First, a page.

Elham Asaad Buaras
At least 30 of the 84 victims killed in the terror attack in Nice, France, were Muslim, according to the Union des Musulmans des Alpes Maritimes [Union of Muslims of the Alpes-Maritimes].
UMAM President, Otmane Aissaoui, also confirmed that among the disproportionate number of Muslims killed on July 14, are 20 people of Tunisian descent, the same as the killer Mohamed Lahouaiej Bouhlel, who plowed his 19-ton truck through people enjoying the Bastille Day firework celebrations, before he was shot and killed by police.
In the immediate aftermath of the attack, Boubakr Bekri, head of the regional Council for the Muslim Faith, said he personally knewe of at least 12 Muslim families who lost loved ones in the Promenade des Anglais attack.
Even before the names of the deceased were confirmed, Iranian journalist Maryam Violette, an eyewitness to the carnage, had suspected that many among those killed in the attack were Arabs and Muslims.
8 of the 30 Muslims killed in the Nice Terror attack on July 14 the oldest is 70s years old the youngest 4.
“There were so many Muslim people who were victims because I could see they had scarves over their head and some were speaking Arabic, one family lost a mother and in Arabic, they were saying she’s a martyr,” said Violette.
60-year-old mother of seven, Fatima Charrihi, is believed to have been the first person to be killed. Hamza, 28, who tried in vain to resuscitate his mother, said he believes she was the “first victim” because “there were no other bodies in front of it”.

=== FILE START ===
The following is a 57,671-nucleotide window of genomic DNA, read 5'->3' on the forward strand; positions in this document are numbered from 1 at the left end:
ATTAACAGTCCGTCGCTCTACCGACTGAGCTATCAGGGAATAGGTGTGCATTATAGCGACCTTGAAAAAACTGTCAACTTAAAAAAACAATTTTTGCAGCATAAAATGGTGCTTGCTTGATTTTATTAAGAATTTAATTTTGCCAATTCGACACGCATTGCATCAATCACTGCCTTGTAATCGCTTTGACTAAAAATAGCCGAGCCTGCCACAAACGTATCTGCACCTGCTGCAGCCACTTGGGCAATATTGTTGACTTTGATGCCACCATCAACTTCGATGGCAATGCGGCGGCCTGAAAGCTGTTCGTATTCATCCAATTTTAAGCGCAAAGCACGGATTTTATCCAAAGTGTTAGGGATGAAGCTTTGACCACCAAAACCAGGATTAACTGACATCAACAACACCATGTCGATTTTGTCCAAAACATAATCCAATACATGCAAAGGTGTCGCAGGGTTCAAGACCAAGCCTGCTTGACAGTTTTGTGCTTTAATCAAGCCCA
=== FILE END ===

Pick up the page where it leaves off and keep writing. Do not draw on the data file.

Charrihi was a member of Nice’s Muslim community who reside in a enclave in the centre of the French Riviera, a short distance from the promenade.
Hamza paid tribute to his “extraordinary mum”, a devout Muslim who he says “wore the hijab, practising real Islam. Not that of the terrorists.”
Her husband, Ahmed, had been some 50 metres in front of her, having gone ahead to unlock the car, when the truck began “smashing things to pieces”.
“She was with her nieces and nephews. My brother tried to revive her. But she died on the spot told us doctors,” said Hamza. L’Express published a photo of her residence permit.
Two Algerian children and a 70-year-old Algerian woman were also killed, the country’s foreign ministry’s spokesman said. The pensioner, Zahia Rahmouni was visiting her daughter and her grandson when she was killed.
Estonian national Tatiana Muhamedova, 61, also a grandmother lost her life, the country,s Prime Minster announced. Her family appealed for her whereabouts on twitter and facebook making it known she did not speak French. Five days later on July 19 officials confirmed of her death.
19-year-old Silan Aydin who had had travelled from Germany where she was studying to Nice on holiday was among the dead. Silan, who was of Kurdish Turkish descent, and another German student were reported missing and it was feared they may have lost their lives in the attack.
Tunisia’s Foreign Ministry confirmed the death of two of its nationals including 29-year-old mechanic Bilal Labaoui, who was with his older brother Walid when he was struck. Walid cradled his brother’s body waiting for an ambulance. Walid described his brother as “a very nice and generous young man who loved his family, was a passionate football fan and partygoer.”